LG has announced a new kind of IPS liquid crystal panel that features an improved color reproduction. The Nano IPS technology will be used for LG’s upcoming high-end displays due in 2018 and will enable professional-grade DCI-P3 color space coverage on consumer models. One of the first monitors to use Nano IPS will be the 32UK950. The 32UK950 will be LG’s new flagship consumer 4K LCD, and will feature the VESA HDR 600 badge along with an integrated Thunderbolt 3 dock.

Nano IPS and HDR 600

LG’s Nano IPS technology will be used on numerous high-end monitors by the company, so it makes sense to examine what manufacturer tells us about it before jumping to the actual product. LG says that it applies nanoparticles to the screen’s LED backlighting to absorb excess light wavelengths and improve intensity, purity as well as the accuracy of the on-screen colors. Controlling spectral output of backlighting is a method generally used to improve IPS LCD panels — quantum dots and Panasonic’s light modulating cells do just that.

Adjusting backlighting spectral output not only enables to improve color reproduction, but also contrast ratio, but this is where LG’s press release gets vague. It never discloses or even mentions static contrast ratio, yet to get the HDR 600 badge (which is what the 32UK950 has), you need to get a black level of 0.1 nits max, which VESA believes is impossible without local dimming. However, neither local dimming, nor pixel-by-pixel control of backlight intensity, are mentioned in the press release.

Wrapping things up, we know for sure that LG’s Nano IPS enables the company to offer an improved color gamut by controlling the LED backlighting. The contrast ratio is something that is expected to be improved on new monitors as well, but LG does not say whether its Nano IPS is responsible for that.

The LG 32UK950

Among the first monitors to feature the Nano IPS technology will be the LG 32UK950. Its 32” panel has a 3840×2160 resolution, can reproduce 1.07 billion colors and cover 98% of the DCI-P3 color space. The HDR 600 badge clearly points to HDR10 processing capabilities along with up to 600 nits brightness, but LG does not disclose any information regarding its LUTs (look-up-tables) for HDR. LG’s current-generation consumer flagship display (the 32UD99-W) can cover 95% of the DCI-P3 gamut, which was a bit lower than 97% DCI-P3 coverage by the 31MU97-B, a professional display with a 4096×2160 resolution. The upcoming 32UK950 will surpass both models when it comes to gamut coverage.

Preliminary Specifications of the LG 32UK950
Panel 32" IPS with Nano IPS technology
Resolution 3840 × 2160
Refresh Rate 60 Hz (?)
Viewing Angles 178°/178° horizontal/vertical
Color Saturation 98% DCI-P3
Display Colors 1.07 billion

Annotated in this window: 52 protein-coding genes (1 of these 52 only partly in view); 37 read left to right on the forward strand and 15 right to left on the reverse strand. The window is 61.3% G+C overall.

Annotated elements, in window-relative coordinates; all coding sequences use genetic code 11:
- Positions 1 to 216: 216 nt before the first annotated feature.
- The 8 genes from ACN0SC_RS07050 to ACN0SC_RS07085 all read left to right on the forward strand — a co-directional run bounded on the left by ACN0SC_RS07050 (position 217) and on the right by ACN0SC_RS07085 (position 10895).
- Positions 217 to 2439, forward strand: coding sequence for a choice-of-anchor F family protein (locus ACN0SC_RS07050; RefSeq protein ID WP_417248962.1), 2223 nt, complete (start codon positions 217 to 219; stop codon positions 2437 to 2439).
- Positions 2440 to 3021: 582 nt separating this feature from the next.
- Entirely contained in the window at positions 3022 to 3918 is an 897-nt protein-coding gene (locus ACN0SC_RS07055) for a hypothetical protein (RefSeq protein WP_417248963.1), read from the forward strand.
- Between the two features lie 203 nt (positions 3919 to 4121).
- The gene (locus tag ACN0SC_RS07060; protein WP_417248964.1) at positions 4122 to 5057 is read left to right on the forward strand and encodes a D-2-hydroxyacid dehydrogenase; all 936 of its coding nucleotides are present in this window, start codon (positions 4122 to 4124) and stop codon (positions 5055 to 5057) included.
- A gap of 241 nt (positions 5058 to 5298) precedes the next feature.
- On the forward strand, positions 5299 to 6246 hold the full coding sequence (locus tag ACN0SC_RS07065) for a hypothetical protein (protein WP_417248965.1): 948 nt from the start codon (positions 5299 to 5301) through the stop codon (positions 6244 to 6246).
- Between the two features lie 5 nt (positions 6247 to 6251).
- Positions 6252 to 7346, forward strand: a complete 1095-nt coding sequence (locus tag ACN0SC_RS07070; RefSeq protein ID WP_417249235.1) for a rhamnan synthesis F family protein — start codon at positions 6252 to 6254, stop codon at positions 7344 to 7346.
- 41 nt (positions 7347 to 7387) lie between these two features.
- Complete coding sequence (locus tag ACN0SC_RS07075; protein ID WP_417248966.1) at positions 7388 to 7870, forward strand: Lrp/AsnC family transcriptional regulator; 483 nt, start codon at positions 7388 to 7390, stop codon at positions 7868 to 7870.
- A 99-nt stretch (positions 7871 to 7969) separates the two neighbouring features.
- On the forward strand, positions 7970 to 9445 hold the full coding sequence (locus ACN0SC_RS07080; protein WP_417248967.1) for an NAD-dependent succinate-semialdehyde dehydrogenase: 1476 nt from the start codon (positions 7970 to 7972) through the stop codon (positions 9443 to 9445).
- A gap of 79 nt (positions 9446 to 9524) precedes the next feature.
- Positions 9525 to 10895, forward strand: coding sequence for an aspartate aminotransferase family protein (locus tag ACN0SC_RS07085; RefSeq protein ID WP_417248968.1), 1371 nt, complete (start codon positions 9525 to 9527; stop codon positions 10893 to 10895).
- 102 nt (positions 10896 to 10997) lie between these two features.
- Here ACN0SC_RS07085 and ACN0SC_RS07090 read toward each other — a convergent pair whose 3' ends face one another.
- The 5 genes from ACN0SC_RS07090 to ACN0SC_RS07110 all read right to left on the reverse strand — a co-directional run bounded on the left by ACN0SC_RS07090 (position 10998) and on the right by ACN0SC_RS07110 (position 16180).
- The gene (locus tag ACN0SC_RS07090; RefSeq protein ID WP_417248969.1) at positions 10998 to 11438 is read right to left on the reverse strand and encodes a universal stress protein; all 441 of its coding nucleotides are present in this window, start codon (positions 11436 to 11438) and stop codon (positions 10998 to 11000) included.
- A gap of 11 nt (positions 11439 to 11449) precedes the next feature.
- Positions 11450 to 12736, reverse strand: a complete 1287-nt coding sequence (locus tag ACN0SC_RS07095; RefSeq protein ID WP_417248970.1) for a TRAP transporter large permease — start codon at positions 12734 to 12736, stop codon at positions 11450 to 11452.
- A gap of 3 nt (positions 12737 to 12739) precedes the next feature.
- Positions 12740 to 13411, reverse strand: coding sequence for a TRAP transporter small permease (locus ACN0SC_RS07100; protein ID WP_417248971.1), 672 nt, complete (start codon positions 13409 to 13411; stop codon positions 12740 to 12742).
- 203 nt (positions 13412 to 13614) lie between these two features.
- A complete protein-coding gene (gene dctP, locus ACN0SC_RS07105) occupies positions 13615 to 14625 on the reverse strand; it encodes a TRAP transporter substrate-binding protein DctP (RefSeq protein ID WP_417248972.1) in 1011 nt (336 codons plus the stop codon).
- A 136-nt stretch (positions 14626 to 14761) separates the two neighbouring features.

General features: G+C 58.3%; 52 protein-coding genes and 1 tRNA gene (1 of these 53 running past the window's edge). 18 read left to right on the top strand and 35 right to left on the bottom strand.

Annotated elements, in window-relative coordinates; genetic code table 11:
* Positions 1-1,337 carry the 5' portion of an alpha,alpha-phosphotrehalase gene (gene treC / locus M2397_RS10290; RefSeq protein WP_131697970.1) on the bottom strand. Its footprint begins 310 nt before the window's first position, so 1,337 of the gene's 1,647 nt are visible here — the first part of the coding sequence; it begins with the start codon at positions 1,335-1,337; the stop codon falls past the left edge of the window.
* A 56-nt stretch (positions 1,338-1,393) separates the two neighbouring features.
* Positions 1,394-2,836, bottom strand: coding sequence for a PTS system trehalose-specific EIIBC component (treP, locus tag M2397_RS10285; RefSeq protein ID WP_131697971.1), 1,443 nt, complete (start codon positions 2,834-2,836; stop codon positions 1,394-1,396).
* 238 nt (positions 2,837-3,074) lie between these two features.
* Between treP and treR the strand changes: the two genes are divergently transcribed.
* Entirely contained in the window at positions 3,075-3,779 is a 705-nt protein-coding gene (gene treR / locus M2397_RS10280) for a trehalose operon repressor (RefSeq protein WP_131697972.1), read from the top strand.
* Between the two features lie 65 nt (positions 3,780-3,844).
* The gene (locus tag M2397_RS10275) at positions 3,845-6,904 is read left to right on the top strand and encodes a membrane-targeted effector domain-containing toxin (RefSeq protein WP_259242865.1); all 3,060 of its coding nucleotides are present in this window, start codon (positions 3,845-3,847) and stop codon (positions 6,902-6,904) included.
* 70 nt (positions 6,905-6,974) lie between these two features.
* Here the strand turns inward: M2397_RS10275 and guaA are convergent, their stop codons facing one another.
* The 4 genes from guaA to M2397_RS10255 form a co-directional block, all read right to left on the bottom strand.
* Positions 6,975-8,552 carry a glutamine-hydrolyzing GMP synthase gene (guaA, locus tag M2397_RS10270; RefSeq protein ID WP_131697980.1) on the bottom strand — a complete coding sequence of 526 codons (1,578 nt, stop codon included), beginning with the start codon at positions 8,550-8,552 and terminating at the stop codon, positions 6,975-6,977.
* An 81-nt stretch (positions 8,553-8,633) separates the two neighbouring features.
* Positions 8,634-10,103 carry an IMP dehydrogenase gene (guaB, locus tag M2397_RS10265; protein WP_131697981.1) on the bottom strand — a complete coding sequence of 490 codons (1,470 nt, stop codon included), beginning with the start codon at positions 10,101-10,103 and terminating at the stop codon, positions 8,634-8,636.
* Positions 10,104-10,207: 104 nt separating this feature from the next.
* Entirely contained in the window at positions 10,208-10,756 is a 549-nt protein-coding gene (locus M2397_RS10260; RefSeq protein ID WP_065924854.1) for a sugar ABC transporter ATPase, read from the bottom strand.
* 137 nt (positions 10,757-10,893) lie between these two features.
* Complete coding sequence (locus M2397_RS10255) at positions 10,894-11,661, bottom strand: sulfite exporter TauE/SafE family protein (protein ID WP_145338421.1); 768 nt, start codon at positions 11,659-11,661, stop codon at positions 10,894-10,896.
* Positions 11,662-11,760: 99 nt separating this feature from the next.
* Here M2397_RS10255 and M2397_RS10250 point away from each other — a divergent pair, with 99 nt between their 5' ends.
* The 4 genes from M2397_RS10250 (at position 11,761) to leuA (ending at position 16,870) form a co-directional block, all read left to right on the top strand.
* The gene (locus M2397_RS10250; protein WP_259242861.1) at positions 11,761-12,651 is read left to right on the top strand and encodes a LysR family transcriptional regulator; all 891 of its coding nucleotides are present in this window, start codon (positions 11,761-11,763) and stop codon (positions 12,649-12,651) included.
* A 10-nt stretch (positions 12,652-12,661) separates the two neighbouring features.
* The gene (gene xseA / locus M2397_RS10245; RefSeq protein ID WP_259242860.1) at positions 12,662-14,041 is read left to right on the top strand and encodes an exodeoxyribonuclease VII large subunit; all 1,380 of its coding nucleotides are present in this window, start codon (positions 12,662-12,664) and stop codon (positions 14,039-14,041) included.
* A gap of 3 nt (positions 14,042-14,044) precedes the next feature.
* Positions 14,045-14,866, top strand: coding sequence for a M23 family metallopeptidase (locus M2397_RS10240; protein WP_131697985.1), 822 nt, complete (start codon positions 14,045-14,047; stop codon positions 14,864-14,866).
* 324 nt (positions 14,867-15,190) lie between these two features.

3D-LUT supported
Inputs 1 × TB3
DisplayPort 1.2 (TBC)
HDMI 2.0a (TBC)
Audio Integrated speakers

Another major selling point of the LG 32UK950 will be an integrated Thunderbolt 3 connectivity with daisy chaining support (enabling to connect two 4Kp60 displays using a single TB3 port on the host). Apart from TB3 headers, we expect the LG 32UK950 to feature regular DisplayPort and HDMI inputs, a USB 3.0 hub and other essential features.

LG plans to show the 32UK950 at CES trade show early next month. The company does not reveal when it intends to start sales of the new product, or its MSRP.

Related Reading

Source: LG

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  • Bullwinkle-J-Moose - Friday, December 22, 2017 - link

    On a 5X5 grid of pixels, turning all pixels red except the center pixel which is blue, do you measure the center pixel as blue or purple?

    How many separate shades and colors can you measure on the center pixel when you change the 5X5 grid from white to black to red to green to blue?

    How good or bad is the fidelility of the center pixel to the source when measured?
    Reply
  • edzieba - Monday, December 25, 2017 - link

    Go look up Sampling Theory: for captured (non-synthetic) images "1:1 pixels" means absolutely nothing whatsoever unless your software is broken.

    Likewise, replicating the emission spectra is pointless if you are looking at a screen with human eyes rather than spectrometers.
    Reply
  • Sergiocrz - Friday, December 22, 2017 - link

    When will we ever get a IPS 34 inch 4k monitor or 36 inch? They jump from 32 inch to 43... That's ridiculous! Reply
  • 5080 - Saturday, December 23, 2017 - link

    LG is releasing a 5k display at 34" with the same nano-IPS tech. Reply
  • Sergiocrz - Saturday, December 23, 2017 - link

    It's not really 5k. It's a odd ultra wide 5120×2160 21.33:9.
    Real 5k is 5120×2880 16:9.
    Reply
  • Diji1 - Saturday, December 23, 2017 - link

    They're both marketing terms that are bandied about by fools instead of stating the resolution of the product. Reply
  • r3loaded - Saturday, December 23, 2017 - link

    Very close to my ideal monitor, all it needs now is a >60Hz refresh rate and adaptive sync. Reply
  • Holliday75 - Saturday, December 23, 2017 - link

    As soon as that comes out you'll have a new spec that is ideal. Reply
  • surt - Saturday, December 23, 2017 - link

    I doubt it. I've been waiting on the same preferred specs for about 5 years now. It seems a much bigger challenge than I would have imagined to put it all together. Reply
  • PerterLustig - Monday, December 25, 2017 - link

    https://images.nvidia.com/content/gsync/pdf/g-sync...

    "Very close" would be 1000nits and while the Gamut is okey i struggle to see 4K making a run point until atleast 2021 since the performance gap to 2K is so big for average ~90 FPS gaming, which is where adaptive/Gsync starts to shine.

    As an example: AC Origins - GEFORCE GTX 1080 Ti 11 GB - min 40 / average 45 FPS
    Reply

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